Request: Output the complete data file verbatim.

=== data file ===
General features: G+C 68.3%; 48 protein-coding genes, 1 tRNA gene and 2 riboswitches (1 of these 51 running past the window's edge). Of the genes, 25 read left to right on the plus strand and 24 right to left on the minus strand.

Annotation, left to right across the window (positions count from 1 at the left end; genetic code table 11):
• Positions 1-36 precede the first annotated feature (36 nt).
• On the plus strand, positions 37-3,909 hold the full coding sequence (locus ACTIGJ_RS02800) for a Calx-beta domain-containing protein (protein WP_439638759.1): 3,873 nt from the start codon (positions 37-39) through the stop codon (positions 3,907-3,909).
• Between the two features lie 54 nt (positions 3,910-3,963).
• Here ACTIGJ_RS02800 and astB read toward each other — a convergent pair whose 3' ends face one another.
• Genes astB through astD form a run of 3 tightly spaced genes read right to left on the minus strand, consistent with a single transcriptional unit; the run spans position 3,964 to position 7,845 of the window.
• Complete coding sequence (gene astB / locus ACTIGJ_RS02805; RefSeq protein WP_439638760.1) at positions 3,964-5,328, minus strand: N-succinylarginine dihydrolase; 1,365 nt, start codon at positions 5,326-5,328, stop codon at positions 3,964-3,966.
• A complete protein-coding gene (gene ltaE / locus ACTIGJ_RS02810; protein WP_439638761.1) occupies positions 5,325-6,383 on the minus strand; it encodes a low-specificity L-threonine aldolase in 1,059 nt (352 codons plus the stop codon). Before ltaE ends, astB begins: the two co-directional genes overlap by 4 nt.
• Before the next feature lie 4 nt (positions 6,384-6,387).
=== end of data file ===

General features: G+C 68.3%; 48 protein-coding genes, 1 tRNA gene and 2 riboswitches (1 of these 51 running past the window's edge). Of the genes, 25 read left to right on the plus strand and 24 right to left on the minus strand.

Annotation, left to right across the window (positions count from 1 at the left end; genetic code table 11):
• Positions 1-36 precede the first annotated feature (36 nt).
• On the plus strand, positions 37-3,909 hold the full coding sequence (locus ACTIGJ_RS02800) for a Calx-beta domain-containing protein (protein WP_439638759.1): 3,873 nt from the start codon (positions 37-39) through the stop codon (positions 3,907-3,909).
• Between the two features lie 54 nt (positions 3,910-3,963).
• Here ACTIGJ_RS02800 and astB read toward each other — a convergent pair whose 3' ends face one another.
• Genes astB through astD form a run of 3 tightly spaced genes read right to left on the minus strand, consistent with a single transcriptional unit; the run spans position 3,964 to position 7,845 of the window.
• Complete coding sequence (gene astB / locus ACTIGJ_RS02805; RefSeq protein WP_439638760.1) at positions 3,964-5,328, minus strand: N-succinylarginine dihydrolase; 1,365 nt, start codon at positions 5,326-5,328, stop codon at positions 3,964-3,966.
• A complete protein-coding gene (gene ltaE / locus ACTIGJ_RS02810; protein WP_439638761.1) occupies positions 5,325-6,383 on the minus strand; it encodes a low-specificity L-threonine aldolase in 1,059 nt (352 codons plus the stop codon). Before ltaE ends, astB begins: the two co-directional genes overlap by 4 nt.
• Before the next feature lie 4 nt (positions 6,384-6,387).